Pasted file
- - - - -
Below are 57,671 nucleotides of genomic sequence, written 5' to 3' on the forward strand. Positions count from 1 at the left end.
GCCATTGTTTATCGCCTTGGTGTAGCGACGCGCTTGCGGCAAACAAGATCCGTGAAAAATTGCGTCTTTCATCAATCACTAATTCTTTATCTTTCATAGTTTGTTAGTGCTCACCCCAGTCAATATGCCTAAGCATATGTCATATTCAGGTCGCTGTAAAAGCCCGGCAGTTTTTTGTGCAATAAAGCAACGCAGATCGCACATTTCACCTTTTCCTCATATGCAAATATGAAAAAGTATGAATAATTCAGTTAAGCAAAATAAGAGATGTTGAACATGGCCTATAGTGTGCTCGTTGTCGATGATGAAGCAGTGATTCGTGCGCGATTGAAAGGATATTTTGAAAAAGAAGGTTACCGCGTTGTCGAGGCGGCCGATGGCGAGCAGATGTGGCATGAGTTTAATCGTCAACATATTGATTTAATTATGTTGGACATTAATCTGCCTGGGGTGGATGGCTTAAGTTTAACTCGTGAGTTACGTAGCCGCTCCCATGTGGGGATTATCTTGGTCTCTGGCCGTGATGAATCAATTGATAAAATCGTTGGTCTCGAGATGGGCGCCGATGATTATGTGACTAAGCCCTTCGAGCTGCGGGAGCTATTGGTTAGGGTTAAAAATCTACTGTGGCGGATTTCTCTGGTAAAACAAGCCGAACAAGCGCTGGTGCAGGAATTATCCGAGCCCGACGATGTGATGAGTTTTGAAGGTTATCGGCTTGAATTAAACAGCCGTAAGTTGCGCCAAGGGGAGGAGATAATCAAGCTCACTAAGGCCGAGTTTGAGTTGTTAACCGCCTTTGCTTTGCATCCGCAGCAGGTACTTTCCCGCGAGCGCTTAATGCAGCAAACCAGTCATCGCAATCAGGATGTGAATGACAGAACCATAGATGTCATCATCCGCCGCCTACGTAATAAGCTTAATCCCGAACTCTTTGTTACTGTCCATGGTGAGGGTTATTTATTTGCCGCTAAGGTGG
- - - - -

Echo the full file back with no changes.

Below are 57,671 nucleotides of genomic sequence, written 5' to 3' on the forward strand. Positions count from 1 at the left end.
GCCATTGTTTATCGCCTTGGTGTAGCGACGCGCTTGCGGCAAACAAGATCCGTGAAAAATTGCGTCTTTCATCAATCACTAATTCTTTATCTTTCATAGTTTGTTAGTGCTCACCCCAGTCAATATGCCTAAGCATATGTCATATTCAGGTCGCTGTAAAAGCCCGGCAGTTTTTTGTGCAATAAAGCAACGCAGATCGCACATTTCACCTTTTCCTCATATGCAAATATGAAAAAGTATGAATAATTCAGTTAAGCAAAATAAGAGATGTTGAACATGGCCTATAGTGTGCTCGTTGTCGATGATGAAGCAGTGATTCGTGCGCGATTGAAAGGATATTTTGAAAAAGAAGGTTACCGCGTTGTCGAGGCGGCCGATGGCGAGCAGATGTGGCATGAGTTTAATCGTCAACATATTGATTTAATTATGTTGGACATTAATCTGCCTGGGGTGGATGGCTTAAGTTTAACTCGTGAGTTACGTAGCCGCTCCCATGTGGGGATTATCTTGGTCTCTGGCCGTGATGAATCAATTGATAAAATCGTTGGTCTCGAGATGGGCGCCGATGATTATGTGACTAAGCCCTTCGAGCTGCGGGAGCTATTGGTTAGGGTTAAAAATCTACTGTGGCGGATTTCTCTGGTAAAACAAGCCGAACAAGCGCTGGTGCAGGAATTATCCGAGCCCGACGATGTGATGAGTTTTGAAGGTTATCGGCTTGAATTAAACAGCCGTAAGTTGCGCCAAGGGGAGGAGATAATCAAGCTCACTAAGGCCGAGTTTGAGTTGTTAACCGCCTTTGCTTTGCATCCGCAGCAGGTACTTTCCCGCGAGCGCTTAATGCAGCAAACCAGTCATCGCAATCAGGATGTGAATGACAGAACCATAGATGTCATCATCCGCCGCCTACGTAATAAGCTTAATCCCGAACTCTTTGTTACTGTCCATGGTGAGGGTTATTTATTTGCCGCTAAGGTGG